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maximian
02-11-2005, 12:35 PM
I need to represent a float value, that ranges from some alpha to beta, w/ 4 bytes of precision using opengl coloring, that only allows for 3, 8 bit channel colors. Any ideas,

Naive approach:
I originally though about breaking up [alpha,beta], into 3 segments,delta = (alpha-beta)/3.
(alpha, alpha+delta), (alpha+delta, alpha+2*delta), and finally, (alpha+2*delta, beta).

Then assigning each range a color channel. But there are nasty discontinuities at the breaks. I could overlap ranges, but that would reduce precision.

Any ideas. I am sure someone has encoutered a problem similar to this before.

The hardware I have available is a bit old, so no 128 bit, color support.

mikael_aronsson
02-12-2005, 12:45 AM
If you can live with software rendering you could use Mesa, Mesa supports >8 bit color channels

ZbuffeR
02-12-2005, 04:56 AM
From you post it is not clear whether by "represent" you mean for the human eye (2) or for hardware operations (1).
The latter case should be doable with plain rgba 8 bit opengl.

(1)
The way I would do that :
Lets assume we have an opengl pixel :
--RRGGBBAA--

and an unsigned integer value v, ranging from
0x00000000
0xFFFFFFFF

so whith C simple masking and bit shifting is should not be too hard :
r= (v >> 24) & 0x000000FF;
g= (v >> 16) & 0x000000FF;
b= (v >> 8) & 0x000000FF;
a= (v >> 24) & 0x000000FF;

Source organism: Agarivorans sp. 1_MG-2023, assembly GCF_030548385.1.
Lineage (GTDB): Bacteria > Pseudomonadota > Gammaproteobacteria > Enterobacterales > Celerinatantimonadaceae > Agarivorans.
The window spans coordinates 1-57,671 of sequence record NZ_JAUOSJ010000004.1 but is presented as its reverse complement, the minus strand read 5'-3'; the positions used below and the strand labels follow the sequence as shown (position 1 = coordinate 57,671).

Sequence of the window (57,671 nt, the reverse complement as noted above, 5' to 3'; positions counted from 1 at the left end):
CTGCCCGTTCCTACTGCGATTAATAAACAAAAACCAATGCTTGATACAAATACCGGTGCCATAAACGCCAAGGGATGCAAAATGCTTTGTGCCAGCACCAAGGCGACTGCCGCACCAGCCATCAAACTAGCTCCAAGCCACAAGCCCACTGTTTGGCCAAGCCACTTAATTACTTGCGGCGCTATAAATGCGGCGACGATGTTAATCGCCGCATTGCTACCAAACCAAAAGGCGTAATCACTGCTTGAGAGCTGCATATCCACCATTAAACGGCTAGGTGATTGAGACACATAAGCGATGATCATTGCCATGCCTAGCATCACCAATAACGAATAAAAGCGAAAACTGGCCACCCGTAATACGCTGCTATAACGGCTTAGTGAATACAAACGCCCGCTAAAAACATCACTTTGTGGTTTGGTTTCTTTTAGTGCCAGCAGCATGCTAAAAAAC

then use these color values with glColor4ub(r,g,b,a); and read with readpixels and such. You need to request an RGBA framebuffer though.

(2) Color space is inherently 3D, it will be hard to make it look 1D to the eye without discontinuities and without loosing precision.
Have a look at 3D scientific packages, they mainly use the single rainbow color range :
google image cfd 3D (http://images.google.com/images?hl=en&lr=&q=cfd+3d)
That sort of rainbow can done like this :

alpha-------beta
r: 0--1--0
g: 0 0--1--0
b: 0 0--1--0The 0--1 mean interpolate between min and max color value. Maybe the black at both start and end is not a good idea, anyway I hope you get the idea.

maximian
02-15-2005, 12:43 PM
I did not know Mesa could do that. Maybe, as a last resort I might consider it. Performance, however is awful, not that I blame the developer.

As for splitting, that would only work for integer 32 bit. You cannot split a float that way and still retain the meaning of the parameter.

Thanks for your responses.